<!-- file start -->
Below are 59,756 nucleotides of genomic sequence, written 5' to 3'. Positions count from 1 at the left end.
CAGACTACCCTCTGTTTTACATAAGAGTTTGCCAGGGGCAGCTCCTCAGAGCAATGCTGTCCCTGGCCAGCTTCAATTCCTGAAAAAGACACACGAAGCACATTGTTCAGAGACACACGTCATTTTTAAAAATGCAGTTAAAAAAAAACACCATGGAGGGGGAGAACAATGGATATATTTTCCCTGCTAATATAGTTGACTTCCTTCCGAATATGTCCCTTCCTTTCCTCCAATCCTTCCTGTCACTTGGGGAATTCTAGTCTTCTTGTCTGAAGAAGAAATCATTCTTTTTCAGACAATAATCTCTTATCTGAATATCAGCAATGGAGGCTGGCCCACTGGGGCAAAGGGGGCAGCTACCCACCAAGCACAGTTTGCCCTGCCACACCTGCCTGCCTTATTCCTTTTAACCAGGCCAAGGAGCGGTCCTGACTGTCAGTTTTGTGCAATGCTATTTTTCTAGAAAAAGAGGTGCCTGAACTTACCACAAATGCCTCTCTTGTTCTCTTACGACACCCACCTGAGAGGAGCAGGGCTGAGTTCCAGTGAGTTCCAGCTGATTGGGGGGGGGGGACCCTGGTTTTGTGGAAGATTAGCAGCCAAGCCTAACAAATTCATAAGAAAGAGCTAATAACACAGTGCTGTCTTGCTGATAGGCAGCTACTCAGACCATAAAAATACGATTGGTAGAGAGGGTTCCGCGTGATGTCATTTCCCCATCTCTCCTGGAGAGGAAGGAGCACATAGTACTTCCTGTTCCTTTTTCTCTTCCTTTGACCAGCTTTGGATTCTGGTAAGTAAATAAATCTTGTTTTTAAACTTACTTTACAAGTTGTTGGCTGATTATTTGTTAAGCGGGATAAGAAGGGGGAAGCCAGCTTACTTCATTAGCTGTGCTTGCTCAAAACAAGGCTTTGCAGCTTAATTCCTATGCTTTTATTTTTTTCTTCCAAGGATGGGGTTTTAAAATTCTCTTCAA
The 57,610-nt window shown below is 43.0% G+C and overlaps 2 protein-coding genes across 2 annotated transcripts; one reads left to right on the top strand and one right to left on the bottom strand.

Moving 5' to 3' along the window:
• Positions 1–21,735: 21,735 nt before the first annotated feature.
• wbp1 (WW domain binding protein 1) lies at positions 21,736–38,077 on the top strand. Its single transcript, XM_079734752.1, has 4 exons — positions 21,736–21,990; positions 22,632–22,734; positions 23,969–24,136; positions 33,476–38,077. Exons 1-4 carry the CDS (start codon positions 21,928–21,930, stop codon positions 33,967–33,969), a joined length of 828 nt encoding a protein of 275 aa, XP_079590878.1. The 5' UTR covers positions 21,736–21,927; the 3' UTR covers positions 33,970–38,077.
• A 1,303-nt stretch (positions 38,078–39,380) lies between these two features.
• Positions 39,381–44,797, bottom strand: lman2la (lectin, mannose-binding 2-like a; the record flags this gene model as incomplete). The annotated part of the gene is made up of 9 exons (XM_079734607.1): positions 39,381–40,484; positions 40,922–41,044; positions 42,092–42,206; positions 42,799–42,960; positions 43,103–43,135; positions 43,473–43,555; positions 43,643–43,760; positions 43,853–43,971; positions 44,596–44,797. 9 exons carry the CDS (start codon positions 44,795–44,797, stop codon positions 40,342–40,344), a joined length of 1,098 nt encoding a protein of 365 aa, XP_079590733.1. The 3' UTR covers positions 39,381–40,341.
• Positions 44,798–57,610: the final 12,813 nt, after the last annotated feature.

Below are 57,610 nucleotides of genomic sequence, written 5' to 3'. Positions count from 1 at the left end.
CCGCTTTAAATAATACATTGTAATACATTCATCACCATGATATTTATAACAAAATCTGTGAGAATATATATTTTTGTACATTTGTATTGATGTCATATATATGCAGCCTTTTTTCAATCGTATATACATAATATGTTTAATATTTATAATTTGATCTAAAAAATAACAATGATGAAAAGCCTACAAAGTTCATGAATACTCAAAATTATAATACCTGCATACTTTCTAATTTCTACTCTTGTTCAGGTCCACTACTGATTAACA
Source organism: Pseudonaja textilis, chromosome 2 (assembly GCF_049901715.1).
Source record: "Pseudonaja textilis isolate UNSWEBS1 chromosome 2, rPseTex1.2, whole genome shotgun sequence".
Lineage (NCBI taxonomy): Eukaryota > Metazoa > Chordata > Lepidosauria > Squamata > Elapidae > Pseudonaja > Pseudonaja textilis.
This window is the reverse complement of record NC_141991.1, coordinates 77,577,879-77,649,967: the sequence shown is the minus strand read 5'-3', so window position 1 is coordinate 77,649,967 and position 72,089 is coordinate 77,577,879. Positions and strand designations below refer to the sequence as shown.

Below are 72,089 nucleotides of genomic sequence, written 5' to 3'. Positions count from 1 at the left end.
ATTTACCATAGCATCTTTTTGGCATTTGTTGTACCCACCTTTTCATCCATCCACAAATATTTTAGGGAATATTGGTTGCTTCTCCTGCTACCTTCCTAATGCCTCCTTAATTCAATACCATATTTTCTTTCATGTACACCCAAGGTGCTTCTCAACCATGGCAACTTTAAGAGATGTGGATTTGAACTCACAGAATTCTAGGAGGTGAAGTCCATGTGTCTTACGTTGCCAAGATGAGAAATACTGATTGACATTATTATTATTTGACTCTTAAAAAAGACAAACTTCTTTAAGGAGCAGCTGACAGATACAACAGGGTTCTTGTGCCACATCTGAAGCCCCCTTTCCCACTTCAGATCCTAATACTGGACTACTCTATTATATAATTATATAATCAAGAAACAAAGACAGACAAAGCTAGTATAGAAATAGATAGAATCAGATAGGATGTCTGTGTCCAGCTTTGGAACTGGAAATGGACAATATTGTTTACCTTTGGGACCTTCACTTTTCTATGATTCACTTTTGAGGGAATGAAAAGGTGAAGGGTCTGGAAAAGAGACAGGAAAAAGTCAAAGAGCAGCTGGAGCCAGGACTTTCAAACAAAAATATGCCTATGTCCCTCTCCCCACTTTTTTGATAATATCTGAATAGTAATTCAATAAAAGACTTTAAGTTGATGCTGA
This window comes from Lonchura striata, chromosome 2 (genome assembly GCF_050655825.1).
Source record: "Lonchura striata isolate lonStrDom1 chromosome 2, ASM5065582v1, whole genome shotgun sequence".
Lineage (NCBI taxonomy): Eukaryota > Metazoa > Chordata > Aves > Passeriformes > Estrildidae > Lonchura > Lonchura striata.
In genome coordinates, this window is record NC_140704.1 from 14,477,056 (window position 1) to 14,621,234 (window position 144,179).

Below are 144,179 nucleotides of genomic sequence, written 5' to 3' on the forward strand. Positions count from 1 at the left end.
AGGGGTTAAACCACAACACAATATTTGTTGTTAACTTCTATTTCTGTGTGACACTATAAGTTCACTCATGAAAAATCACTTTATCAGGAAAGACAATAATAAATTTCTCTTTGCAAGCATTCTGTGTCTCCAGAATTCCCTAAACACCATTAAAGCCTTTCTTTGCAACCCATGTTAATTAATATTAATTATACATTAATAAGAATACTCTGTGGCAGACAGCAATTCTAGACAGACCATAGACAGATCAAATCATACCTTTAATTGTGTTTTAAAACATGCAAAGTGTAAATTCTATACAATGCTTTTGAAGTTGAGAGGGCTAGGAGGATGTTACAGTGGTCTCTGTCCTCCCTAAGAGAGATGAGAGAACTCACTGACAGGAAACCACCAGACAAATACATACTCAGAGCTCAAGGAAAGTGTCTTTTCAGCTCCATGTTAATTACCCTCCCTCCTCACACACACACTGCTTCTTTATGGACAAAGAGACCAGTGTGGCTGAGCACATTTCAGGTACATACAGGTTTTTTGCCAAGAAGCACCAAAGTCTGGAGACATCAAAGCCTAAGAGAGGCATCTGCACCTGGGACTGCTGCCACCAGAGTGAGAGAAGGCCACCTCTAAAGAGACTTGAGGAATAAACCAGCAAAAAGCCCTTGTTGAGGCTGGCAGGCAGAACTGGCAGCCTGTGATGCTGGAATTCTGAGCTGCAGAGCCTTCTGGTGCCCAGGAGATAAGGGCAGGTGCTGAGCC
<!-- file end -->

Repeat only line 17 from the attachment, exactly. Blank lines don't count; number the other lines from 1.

ATTTACCATAGCATCTTTTTGGCATTTGTTGTACCCACCTTTTCATCCATCCACAAATATTTTAGGGAATATTGGTTGCTTCTCCTGCTACCTTCCTAATGCCTCCTTAATTCAATACCATATTTTCTTTCATGTACACCCAAGGTGCTTCTCAACCATGGCAACTTTAAGAGATGTGGATTTGAACTCACAGAATTCTAGGAGGTGAAGTCCATGTGTCTTACGTTGCCAAGATGAGAAATACTGATTGACATTATTATTATTTGACTCTTAAAAAAGACAAACTTCTTTAAGGAGCAGCTGACAGATACAACAGGGTTCTTGTGCCACATCTGAAGCCCCCTTTCCCACTTCAGATCCTAATACTGGACTACTCTATTATATAATTATATAATCAAGAAACAAAGACAGACAAAGCTAGTATAGAAATAGATAGAATCAGATAGGATGTCTGTGTCCAGCTTTGGAACTGGAAATGGACAATATTGTTTACCTTTGGGACCTTCACTTTTCTATGATTCACTTTTGAGGGAATGAAAAGGTGAAGGGTCTGGAAAAGAGACAGGAAAAAGTCAAAGAGCAGCTGGAGCCAGGACTTTCAAACAAAAATATGCCTATGTCCCTCTCCCCACTTTTTTGATAATATCTGAATAGTAATTCAATAAAAGACTTTAAGTTGATGCTGA